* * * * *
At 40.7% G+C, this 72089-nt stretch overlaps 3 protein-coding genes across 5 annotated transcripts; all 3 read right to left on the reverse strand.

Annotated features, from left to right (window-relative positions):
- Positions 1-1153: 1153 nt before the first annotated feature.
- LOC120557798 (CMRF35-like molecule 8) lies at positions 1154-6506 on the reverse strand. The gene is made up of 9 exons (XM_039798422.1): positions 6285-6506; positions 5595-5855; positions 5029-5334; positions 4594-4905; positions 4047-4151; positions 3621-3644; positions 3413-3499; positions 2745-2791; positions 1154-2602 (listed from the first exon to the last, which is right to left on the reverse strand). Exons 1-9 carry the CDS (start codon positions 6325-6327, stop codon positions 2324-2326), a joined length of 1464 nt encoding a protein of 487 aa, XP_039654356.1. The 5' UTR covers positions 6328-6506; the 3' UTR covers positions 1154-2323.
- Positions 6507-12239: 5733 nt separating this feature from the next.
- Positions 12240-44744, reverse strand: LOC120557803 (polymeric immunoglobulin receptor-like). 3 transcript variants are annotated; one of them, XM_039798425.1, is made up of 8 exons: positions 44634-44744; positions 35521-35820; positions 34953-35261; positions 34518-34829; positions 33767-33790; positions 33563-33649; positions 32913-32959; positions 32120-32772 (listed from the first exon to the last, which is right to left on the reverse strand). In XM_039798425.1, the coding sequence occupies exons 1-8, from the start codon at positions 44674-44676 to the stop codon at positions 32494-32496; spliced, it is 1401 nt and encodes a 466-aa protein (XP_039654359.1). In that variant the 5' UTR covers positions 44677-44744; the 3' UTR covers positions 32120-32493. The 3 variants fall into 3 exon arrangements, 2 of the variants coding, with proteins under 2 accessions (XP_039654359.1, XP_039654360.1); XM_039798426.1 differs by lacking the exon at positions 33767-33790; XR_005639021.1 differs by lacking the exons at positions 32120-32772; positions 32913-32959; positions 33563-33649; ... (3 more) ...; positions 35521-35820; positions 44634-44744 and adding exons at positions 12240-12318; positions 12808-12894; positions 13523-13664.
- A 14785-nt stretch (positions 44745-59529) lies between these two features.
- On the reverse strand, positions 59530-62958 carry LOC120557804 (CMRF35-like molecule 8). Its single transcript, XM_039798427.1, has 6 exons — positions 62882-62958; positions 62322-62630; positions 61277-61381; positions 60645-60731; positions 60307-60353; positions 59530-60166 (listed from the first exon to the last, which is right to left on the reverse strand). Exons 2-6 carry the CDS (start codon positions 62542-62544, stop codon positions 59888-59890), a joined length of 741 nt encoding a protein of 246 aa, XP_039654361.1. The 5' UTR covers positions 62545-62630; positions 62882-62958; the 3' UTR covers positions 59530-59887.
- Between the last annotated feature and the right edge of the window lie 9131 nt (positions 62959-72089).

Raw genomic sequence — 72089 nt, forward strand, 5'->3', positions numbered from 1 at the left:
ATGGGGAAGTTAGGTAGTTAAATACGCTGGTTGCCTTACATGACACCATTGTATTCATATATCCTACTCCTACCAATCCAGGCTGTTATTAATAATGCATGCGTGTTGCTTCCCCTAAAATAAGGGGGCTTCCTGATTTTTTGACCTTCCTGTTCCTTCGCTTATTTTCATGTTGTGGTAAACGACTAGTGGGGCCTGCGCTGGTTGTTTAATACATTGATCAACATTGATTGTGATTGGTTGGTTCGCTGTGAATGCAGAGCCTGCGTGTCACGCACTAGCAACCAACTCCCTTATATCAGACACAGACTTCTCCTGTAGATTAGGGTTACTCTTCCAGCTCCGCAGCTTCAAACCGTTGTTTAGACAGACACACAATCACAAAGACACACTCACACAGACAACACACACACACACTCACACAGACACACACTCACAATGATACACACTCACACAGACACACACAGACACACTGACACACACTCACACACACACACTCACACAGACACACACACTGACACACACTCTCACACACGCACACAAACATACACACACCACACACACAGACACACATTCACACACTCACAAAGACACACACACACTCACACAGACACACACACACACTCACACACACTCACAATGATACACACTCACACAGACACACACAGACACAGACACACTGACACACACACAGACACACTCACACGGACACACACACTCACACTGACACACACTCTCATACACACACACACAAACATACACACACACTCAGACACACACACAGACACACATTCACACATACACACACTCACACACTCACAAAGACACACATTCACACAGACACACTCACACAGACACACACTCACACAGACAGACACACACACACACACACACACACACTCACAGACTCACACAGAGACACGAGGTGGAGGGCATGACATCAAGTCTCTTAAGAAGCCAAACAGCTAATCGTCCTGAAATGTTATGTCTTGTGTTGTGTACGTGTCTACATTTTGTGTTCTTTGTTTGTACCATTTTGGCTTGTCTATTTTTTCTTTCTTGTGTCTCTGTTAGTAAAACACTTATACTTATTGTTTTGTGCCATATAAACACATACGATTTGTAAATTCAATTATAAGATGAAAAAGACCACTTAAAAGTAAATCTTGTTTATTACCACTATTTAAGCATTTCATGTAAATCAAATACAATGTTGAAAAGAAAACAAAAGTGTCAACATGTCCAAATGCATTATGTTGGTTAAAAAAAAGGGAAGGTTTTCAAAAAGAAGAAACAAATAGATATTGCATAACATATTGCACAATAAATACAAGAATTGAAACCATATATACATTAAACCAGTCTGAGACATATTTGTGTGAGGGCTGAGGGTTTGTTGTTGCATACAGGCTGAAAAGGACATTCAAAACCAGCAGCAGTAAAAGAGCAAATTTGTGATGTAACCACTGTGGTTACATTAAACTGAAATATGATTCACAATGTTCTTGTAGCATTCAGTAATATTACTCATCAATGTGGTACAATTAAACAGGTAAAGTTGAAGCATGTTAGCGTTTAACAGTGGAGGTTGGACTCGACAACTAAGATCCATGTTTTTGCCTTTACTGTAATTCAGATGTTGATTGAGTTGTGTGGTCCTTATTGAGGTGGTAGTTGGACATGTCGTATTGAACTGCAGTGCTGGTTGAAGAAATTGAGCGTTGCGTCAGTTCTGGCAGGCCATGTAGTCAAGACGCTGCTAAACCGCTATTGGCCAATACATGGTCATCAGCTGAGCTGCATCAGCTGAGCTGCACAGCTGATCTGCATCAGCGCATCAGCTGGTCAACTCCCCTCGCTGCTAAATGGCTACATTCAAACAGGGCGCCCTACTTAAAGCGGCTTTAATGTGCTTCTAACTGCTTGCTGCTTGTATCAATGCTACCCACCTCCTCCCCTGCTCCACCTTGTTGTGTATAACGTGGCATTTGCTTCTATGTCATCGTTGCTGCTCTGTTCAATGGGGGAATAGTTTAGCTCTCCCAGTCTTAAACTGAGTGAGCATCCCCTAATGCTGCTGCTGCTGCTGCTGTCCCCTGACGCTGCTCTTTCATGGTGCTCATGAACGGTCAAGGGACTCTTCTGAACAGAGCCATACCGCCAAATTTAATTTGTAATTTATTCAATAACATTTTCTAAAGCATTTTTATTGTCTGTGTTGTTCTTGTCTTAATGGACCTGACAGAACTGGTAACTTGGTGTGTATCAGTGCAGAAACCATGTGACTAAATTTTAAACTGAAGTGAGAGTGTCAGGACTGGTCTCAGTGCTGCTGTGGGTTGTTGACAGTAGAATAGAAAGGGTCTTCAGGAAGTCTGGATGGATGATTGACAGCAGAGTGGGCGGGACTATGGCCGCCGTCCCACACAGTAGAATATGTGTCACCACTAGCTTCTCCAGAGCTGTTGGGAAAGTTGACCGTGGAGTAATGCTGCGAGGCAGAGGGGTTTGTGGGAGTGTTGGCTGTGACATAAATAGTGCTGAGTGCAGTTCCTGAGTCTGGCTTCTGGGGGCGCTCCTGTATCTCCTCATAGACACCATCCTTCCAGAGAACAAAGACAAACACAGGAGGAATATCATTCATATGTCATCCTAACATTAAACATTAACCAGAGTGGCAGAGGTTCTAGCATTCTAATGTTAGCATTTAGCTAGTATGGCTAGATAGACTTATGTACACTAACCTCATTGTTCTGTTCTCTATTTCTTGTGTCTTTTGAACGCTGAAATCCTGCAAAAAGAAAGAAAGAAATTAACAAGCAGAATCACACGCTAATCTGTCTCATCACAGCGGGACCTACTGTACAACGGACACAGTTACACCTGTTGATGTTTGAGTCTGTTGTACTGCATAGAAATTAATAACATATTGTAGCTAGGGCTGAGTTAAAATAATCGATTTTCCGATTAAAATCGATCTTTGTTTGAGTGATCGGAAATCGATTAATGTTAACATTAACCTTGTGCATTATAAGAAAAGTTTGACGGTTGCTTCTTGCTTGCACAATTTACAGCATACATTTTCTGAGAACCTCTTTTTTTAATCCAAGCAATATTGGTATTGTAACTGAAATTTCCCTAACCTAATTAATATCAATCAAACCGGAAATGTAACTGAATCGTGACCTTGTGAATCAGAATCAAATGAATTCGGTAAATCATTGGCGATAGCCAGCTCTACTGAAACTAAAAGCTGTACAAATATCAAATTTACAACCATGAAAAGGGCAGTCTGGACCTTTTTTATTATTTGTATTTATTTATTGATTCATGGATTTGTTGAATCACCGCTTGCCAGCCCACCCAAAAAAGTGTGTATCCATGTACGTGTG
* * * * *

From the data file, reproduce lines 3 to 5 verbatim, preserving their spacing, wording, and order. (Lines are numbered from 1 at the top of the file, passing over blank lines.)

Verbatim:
- Positions 1-1153: 1153 nt before the first annotated feature.
- LOC120557798 (CMRF35-like molecule 8) lies at positions 1154-6506 on the reverse strand. The gene is made up of 9 exons (XM_039798422.1): positions 6285-6506; positions 5595-5855; positions 5029-5334; positions 4594-4905; positions 4047-4151; positions 3621-3644; positions 3413-3499; positions 2745-2791; positions 1154-2602 (listed from the first exon to the last, which is right to left on the reverse strand). Exons 1-9 carry the CDS (start codon positions 6325-6327, stop codon positions 2324-2326), a joined length of 1464 nt encoding a protein of 487 aa, XP_039654356.1. The 5' UTR covers positions 6328-6506; the 3' UTR covers positions 1154-2323.
- Positions 6507-12239: 5733 nt separating this feature from the next.